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Teenagers: why would anyone want to foster one?
Young people; they have a rough time of it. They are often portrayed in the media as complicated, unstable, trouble-makers, gangsters, or even rioters. So, the big question is, why would anyone want to foster one?
The problem is, there’s a national shortage of foster carers in the UK, and people willing to care for teenagers are few and far between.
Foster agencies in Enfield, Haringey, Barnet, Camden and Islington are pooling resources to recruit at least 40 people to care for teenagers in the next year. They released a film this week showing moving clips of people in care, as well as their carers, talking about their highs and lows.
I met foster carers Colleen Gleeson-Thomas and Francisco Thomas, who I hoped would shed some light on their experiences. The pair have cared for three siblings aged nine, 11, and 13, in their Hackney home for two years.
Their first experience of foster care was tough. After two years of caring for a boy, who came to them aged 12, they found the relationship strained and they made the difficult decision to send him to new carers.
Mrs Gleeson-Thomas, 49, said: “I think he just felt unloved; it is hard because the more you show that, the more difficult he found it because it is not something he wanted at that time. We were his focus and he was our focus and it was a bit too intense.”
Mr Thomas, who has two grown-up children of his own, said part of the process is being able to make "hard decisions." He said, as a foster carer, it can be difficult laying down the law but it is important to remain patient with the kids in order to build a strong relationship.
Mrs Gleeson-Thomas, who had wanted to be a foster carer since she was a child, lit up when asked about her current foster children. She spoke of her 13-year-old girl, who is doing “brilliantly” at school and has developed into a “confident young woman.”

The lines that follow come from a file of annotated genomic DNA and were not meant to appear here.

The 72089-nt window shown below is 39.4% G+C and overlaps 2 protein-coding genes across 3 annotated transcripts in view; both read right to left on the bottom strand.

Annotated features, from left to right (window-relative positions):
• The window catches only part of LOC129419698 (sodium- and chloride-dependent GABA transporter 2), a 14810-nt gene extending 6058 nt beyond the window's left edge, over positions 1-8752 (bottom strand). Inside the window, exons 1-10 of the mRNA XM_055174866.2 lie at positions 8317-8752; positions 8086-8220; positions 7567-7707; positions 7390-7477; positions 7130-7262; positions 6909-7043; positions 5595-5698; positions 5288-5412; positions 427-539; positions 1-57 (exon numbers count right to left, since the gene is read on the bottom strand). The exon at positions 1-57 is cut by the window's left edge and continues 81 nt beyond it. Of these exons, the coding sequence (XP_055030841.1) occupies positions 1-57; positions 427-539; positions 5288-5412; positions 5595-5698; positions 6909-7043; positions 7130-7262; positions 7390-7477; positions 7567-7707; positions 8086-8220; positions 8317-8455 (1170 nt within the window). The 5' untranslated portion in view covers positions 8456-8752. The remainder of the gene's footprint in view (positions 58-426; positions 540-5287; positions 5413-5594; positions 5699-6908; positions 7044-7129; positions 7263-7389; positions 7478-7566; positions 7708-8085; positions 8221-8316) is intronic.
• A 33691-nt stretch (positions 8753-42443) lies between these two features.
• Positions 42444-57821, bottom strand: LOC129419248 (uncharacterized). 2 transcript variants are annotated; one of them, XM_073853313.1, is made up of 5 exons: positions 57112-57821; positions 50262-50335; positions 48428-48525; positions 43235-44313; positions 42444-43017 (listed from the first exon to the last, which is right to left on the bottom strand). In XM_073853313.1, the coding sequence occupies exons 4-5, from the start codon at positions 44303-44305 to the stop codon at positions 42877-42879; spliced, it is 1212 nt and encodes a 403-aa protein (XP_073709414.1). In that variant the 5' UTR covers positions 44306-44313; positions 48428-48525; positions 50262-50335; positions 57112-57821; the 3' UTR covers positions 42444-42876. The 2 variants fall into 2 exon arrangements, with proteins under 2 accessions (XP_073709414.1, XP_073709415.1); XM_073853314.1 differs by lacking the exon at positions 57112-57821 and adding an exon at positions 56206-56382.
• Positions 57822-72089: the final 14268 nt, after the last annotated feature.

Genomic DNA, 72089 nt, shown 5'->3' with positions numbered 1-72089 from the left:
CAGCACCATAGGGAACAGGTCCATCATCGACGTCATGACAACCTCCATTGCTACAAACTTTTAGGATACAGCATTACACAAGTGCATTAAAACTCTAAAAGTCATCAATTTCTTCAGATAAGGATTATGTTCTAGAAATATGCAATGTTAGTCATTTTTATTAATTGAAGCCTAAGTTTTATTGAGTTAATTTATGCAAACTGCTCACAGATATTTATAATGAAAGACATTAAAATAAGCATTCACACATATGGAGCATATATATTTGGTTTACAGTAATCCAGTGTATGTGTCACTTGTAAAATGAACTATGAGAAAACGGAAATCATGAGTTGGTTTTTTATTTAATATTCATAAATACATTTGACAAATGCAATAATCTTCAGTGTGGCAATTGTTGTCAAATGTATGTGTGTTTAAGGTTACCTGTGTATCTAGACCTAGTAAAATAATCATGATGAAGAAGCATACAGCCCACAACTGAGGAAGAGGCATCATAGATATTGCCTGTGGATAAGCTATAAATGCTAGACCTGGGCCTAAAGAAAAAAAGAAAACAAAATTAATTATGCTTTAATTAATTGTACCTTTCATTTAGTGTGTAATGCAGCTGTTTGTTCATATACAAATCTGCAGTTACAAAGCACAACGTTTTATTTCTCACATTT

She admitted she felt overwhelmed at the beginning, but the pair have settled into foster care and she is “shocked” at how well it has gone.
And what about the children? Why do teenagers think they are not being fostered as readily as babies and children?
Efrem Semereab spent seven years in care from the age of 11. The 22-year-old spoke openly and addressed the problems he faced, saying the toughest part was the amount he and his older sister moved. He switched between two children’s homes and two foster homes and never stayed in one place for more than three years.
Mr Semereab, who lives in Holloway, said people can be put off fostering teenagers as they already have their own habits and life style, which can make it “difficult” for them to live by the rules of the house. However, he said it is important for parents to work with the young person and to realise that with the right guidance, young people can change their ways.
He said: “Moving around was the hardest bit, but having said that, some foster carers make it easy. It is kind of a mixture in a way, I would generally say it was a positive experience but there are some difficult periods."
Despite the up and downs, he graduated from Middlesex University with a sports science degree and is now a sports and mind coach for young people.
Being a foster carer, and being in foster care, is tough. There’s no way around it. But, it seems to me, teenagers are at the cusp of adulthood – they are nearly there, and all they need is the final push to shape them into someone great.
People who believe they have something to offer can access the North London Fostering Consortium’s website at www.fosteringnorthlondon.co.uk.
Visitors can fill in an online enquiry form, watch the ten-minute promotional video as well as see a calendar of foster care information sessions operating in Enfield, Haringey, Barnet, Camden and Islington.